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The Marriage Wars: Dealing with old age
Nov 08, 2013 | 2340 views | 0 0 comments | 32 32 recommendations | email to a friend | print


As the years plod steadily on, my husband and I were reflecting on things that surprised and annoyed us as we got older. Not that getting older is all bad, at a certain age most of get a bit more laid back and philosophical about things. However, there is one thing that I can’t get used to.

I’m a music lover, seriously.  From Memorial Day to mid-September I went to no less than 25 live performances.  I traveled across state lines to see some favorites, waited in the hot summer sun at Red Butte for a spot up front, and didn’t miss a show of the Davis Arts Council’s summer season. 

The “oldies” are fun, but I want to shout at everyone over fifty, “They are still making some great music!”  Too often, as people age, they stop seeking out new artists. It seems like a trip down memory lane and nostalgia drives their concert attendance.  Wake up friends, the music didn’t die in 1983.

I find myself at many shows with my children’s friends, young adults in their late twenties, or I go alone.  It wasn’t so bad before I let my hair go gray; I could blend in a little bit. But now I can’t count the times, the kids have found me by saying “we just looked for the white-haired person dancing up front.”  

I can handle feeling less relevant, having a few more wrinkles, and even the gray hair, but it would be nice to discuss the latest offerings by Brandi Carlile, The Decemberists, and Neko Case with someone who graduated from high school before 1999.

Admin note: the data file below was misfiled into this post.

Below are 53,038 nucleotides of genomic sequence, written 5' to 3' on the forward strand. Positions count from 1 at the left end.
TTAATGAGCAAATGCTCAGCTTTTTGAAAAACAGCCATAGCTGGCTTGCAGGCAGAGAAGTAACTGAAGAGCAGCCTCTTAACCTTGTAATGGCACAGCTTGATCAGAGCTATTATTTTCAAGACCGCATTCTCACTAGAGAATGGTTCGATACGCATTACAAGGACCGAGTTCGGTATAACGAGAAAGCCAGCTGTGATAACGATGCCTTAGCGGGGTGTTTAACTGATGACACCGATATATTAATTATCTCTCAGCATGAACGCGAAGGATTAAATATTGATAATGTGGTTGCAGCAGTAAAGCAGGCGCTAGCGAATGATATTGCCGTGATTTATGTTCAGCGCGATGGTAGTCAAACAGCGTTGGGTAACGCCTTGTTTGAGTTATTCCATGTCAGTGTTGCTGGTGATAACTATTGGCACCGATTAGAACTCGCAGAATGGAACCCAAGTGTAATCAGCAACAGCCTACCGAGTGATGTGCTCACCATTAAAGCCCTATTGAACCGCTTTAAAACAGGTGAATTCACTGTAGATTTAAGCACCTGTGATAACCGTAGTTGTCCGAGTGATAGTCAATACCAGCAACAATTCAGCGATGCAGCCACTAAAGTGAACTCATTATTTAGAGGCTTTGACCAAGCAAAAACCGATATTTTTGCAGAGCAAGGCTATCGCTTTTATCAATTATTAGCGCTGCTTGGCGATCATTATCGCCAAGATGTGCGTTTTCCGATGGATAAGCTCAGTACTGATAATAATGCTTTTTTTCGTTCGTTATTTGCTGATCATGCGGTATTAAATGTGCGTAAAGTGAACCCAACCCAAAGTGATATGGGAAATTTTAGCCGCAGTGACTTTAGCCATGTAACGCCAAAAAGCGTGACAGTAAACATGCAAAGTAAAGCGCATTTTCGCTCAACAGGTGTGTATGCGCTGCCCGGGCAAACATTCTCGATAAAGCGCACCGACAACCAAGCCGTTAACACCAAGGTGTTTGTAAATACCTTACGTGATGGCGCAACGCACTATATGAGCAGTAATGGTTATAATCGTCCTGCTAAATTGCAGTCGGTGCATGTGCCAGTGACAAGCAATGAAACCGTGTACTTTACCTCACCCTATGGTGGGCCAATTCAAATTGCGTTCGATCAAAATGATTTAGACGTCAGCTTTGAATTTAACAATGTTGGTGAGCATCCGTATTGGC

And if you want to hit Brett Dennen at the State Room in November, drop me a line!  I’ll be the “white-haired person dancing up front.”


Physically, Americans are aging better and living longer. However, that doesn’t mean they are receiving the attention of merchants and manufacturers.  The worst part about aging is that the only businesses seeking us out are pharmaceutical companies selling blood pressure and sex drive medication.

For instance, a nationally-televised drama (“Harry’s Law” starring Kathy Bates) was cancelled after one season despite sturdy ratings. Why was it cancelled?  Because it drew too many viewers over the age of 55, not the young hipsters advertisers wanted.

Last month auto manufacturers were drafting ideas to sell new models to younger drivers.  The common thread was to eliminate current features and substitute a dashboard for iPods, iPads, and a whole host of other electronic gadgets.  (Listen, we already have too many distracted drivers. The last thing we need is to turn a moving vehicle into an entertainment center).

News magazines are being fazed out since readership is filled with geezers.  Movies are produced with teenagers and twenty-somethings in mind. Clothing designs are focused on young men and women, not older adults. The youth culture has won the attention of “forward-looking” firms. If young people told pollsters they enjoyed dirty windows, I imagine Ford and GM would stop making vehicles with windshield wipers!

Listen, Mr. Businessman. We are still alive and kicking.  We buy more than pills and laxatives. Create products for us and we just might make you rich.


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